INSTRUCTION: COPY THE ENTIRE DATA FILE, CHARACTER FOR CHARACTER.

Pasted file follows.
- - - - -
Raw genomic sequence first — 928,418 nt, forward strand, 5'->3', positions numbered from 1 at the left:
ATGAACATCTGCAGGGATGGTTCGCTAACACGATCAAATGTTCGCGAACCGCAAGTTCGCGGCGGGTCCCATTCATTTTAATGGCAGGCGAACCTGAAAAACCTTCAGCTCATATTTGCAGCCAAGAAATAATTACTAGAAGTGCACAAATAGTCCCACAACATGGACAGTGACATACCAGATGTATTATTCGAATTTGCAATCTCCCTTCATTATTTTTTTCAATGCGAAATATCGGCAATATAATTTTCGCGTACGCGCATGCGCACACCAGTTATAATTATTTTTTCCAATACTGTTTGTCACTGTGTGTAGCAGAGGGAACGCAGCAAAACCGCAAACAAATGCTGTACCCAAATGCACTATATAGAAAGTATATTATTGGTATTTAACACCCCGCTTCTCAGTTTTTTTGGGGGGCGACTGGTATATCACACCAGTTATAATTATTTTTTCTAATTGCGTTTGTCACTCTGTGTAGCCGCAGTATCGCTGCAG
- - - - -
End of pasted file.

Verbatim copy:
Raw genomic sequence first — 928,418 nt, forward strand, 5'->3', positions numbered from 1 at the left:
ATGAACATCTGCAGGGATGGTTCGCTAACACGATCAAATGTTCGCGAACCGCAAGTTCGCGGCGGGTCCCATTCATTTTAATGGCAGGCGAACCTGAAAAACCTTCAGCTCATATTTGCAGCCAAGAAATAATTACTAGAAGTGCACAAATAGTCCCACAACATGGACAGTGACATACCAGATGTATTATTCGAATTTGCAATCTCCCTTCATTATTTTTTTCAATGCGAAATATCGGCAATATAATTTTCGCGTACGCGCATGCGCACACCAGTTATAATTATTTTTTCCAATACTGTTTGTCACTGTGTGTAGCAGAGGGAACGCAGCAAAACCGCAAACAAATGCTGTACCCAAATGCACTATATAGAAAGTATATTATTGGTATTTAACACCCCGCTTCTCAGTTTTTTTGGGGGGCGACTGGTATATCACACCAGTTATAATTATTTTTTCTAATTGCGTTTGTCACTCTGTGTAGCCGCAGTATCGCTGCAG